||The Hunt is On
predators hunt in the same way. In particular, two Etoshan predators -- the cheetah and
the jackal -- provide an interesting comparision in attacking tactics.
A cheetah is physically designed for speed, and that speed is meant to be put to use in
hot pursuit of prey. Just how is an animal smaller than a human able to reach speeds of up to
55 miles per hour with sports car quickness? When a cheetah takes its first strides, it
leaves the ground twice -- once with its legs completely extended, then with its legs
tightly folded beneath its body. It can do this because of the amazing flexibility of its
backbone, which indirectly permits much wider movement of the cheetah's legs than the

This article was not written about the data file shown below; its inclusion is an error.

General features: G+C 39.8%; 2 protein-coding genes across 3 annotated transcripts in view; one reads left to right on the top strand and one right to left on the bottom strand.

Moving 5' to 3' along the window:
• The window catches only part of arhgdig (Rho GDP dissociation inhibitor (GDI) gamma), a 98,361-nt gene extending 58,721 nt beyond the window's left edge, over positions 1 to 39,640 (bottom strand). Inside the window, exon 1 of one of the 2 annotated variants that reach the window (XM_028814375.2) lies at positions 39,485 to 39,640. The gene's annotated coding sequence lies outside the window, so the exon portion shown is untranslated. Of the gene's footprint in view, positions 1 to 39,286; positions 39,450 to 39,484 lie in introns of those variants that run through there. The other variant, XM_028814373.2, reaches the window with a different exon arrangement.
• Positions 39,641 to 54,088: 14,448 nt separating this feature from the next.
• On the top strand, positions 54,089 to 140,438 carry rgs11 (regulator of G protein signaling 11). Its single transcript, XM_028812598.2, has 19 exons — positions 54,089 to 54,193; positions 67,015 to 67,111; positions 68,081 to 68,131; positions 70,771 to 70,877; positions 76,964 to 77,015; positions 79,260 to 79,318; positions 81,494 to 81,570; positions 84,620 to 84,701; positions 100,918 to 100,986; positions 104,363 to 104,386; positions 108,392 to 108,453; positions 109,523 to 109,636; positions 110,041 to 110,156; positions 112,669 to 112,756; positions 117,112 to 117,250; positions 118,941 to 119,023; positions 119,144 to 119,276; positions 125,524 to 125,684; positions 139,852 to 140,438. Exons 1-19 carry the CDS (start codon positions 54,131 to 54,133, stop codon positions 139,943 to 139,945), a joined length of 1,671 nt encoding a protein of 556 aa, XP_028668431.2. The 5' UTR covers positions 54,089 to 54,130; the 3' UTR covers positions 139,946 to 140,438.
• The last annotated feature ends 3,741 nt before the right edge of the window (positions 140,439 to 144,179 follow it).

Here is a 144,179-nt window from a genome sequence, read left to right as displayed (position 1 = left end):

physiques of other great cats allow. These jumps let the cheetah cover long stretches of
ground in no time at all. In addition, the cheetah has
||another physical attribute that helps it chase
prey: its tail. Acting like a rudder, a cheetah's tail aids the animal when it needs to
switch direction abruptly at high speed. The explosive power possessed by the cheetah does
not last long, however. If it is unable to make a kill quickly, it soon tires, and gives
up the chase.
Jackals usually hunt alone, though they will sometimes congregate in groups to bring down
big game. When they do this, the jackals approach the animal herd -- say, of springbok --
slowly. As they near the herd, the jackals suddenly break into a run, each animal in
pursuit of its own prey. If one of the jackals closes in on a springbok, the other
jackals abandon their animals and focus instead on the single prey. The pursuing jackal gets
a hold on the springbok, slowing it until the other jackals can arrive and finish the job.